I am working with my staff to devise a process by which we will minimize the impact of the furlough days on service delivery in the ward office, and will send you a subsequent e-mail advising you of the plans.

    In other business, the only major issue was, once again, the Olympics. Several new ordinances were introduced, including one, which I co-sponsored, which would cap the city's liability for 2016 cost overruns at $500 million.

    Another ordinance - introduced at the behest of the Daley Administration by Alds. Edward Burke and Patrick O'Connor - called for the Chicago Civic Federation to review Chicago's Olympic bid. This ordinance was clearly a reaction to calls by me and others for an independent, third-party analysis of the 2016 Olympic Committee's cost and revenue estimates and the insurance policies allegedly designed to protect the city against cost overruns.

    Ald. Burke acted quickly, moving to suspend the city council rules to immediately consider this ordinance. The brief debate which followed illustrates yet another example of the need for oversight at every step in the city's legislative process.

    I carefully reviewed the proposed ordinance and noticed it did not require a review of the Olympic-loss insurance policy, so I offered that as a friendly amendment.

    Hoots and calls came from several other aldermen on the floor.

    "No, that's already included!" they yelled out.

    But it wasn't.

    Most of my aldermanic colleagues are so defensive of the mayor that they will automatically defend his Administration if anyone dares to bring up even an accurate criticism.

    Ultimately, my amendment was accepted, creating a stronger ordinance in the process.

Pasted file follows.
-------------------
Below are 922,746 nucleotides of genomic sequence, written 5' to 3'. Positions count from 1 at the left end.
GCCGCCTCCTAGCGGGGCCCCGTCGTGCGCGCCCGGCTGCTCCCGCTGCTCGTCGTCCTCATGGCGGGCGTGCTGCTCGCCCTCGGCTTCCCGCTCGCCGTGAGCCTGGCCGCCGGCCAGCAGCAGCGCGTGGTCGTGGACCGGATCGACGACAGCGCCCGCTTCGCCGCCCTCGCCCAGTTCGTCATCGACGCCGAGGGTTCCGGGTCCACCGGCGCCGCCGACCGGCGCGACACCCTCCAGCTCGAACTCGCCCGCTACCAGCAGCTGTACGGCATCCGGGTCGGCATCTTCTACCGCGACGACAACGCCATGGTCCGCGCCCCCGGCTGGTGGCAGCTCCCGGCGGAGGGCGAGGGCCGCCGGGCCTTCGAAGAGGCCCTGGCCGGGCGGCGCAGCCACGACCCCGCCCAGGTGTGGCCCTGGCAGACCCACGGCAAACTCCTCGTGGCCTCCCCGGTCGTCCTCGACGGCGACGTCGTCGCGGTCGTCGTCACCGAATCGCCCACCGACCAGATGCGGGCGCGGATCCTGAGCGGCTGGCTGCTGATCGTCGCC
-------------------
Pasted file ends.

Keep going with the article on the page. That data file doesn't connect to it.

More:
I voted for the final version of the proposed ordinance with some trepidation. The Civic Federation has been widely praised for its annual reviews of the city budget. They never pull any punches. But the Federation clearly has a pro-business bias, and most of its board members are business leaders who are supportive of the Olympic bid.

    Nonetheless, the Civic Federation and its executive director, Lawrence Msall, have a reputation for integrity, and I decided to support the ordinance as the only realistic opportunity for another set of eyes to review the Olympic committee's numbers.

    The next meeting of city council will be held on Wednesday, July 29th at 10 a.m.

    Posted by Beachwood Reporter at 5:24 PM | Permalink

    Jesus Lizard Live!

    By The Beachwood Atomic Live Affairs Desk

    "For most of the '90s, the best live band anywhere was the Jesus Lizard," Greg Kot wrote over the weekend. "Its cutthroat music may not have been for everyone, but the Chicago quartet's performances were everything a rock 'n' roll show should be: a spontaneous blast of personality in which anything could happen, and often did."

    As a public service, we hereby provide you with a sampling of those live performances.











    The Jesus Lizard will play its first hometown show in 11 years this Friday at the Pitchfork Music Festival in Union Park, on an opening-night bill with Yo La Tengo, Built to Spill, and tortoise.

    Posted by Beachwood Reporter at 5:10 PM | Permalink

    The [Wednesday] Papers

    By Steve Rhodes

    No Papers column today, but still some Beachwood treats and posts.

    * If you haven't been reading Scott Gordon's "Serenade Of The Seas" series, you're really missing out. Today's installment: Hump-busting staff far up his ass.

    * Mike Conklin writes today about the giant missed opportunity local sports outlets had to bond with tens of thousands of underserved fans.

    * Rolling The Dice With Video Poker

    * Illinois Ink: Tattoo Law Finally Ready To Be Enforced

    * Tunney Caught Telling The Truth

    * Cozy Toes

    And . . .

    * Green Day in Chicago/American Idiot


    * Green Day in Chicago/Boulevard of Broken Dreams


    The Beachwood Tip Line: Idiots welcome.

    Posted by Beachwood Reporter at 10:34 AM | Permalink

    Missing The Soccer Beat

    By Mike Conklin

    Did you know the U.S. Soccer Federation, which has its headquarters in Chicago, is bidding to host the World Cup in 2018 only two years after the Olympics could be here? And that some important matches - possibly the championship contest - could be played at Soldier Field?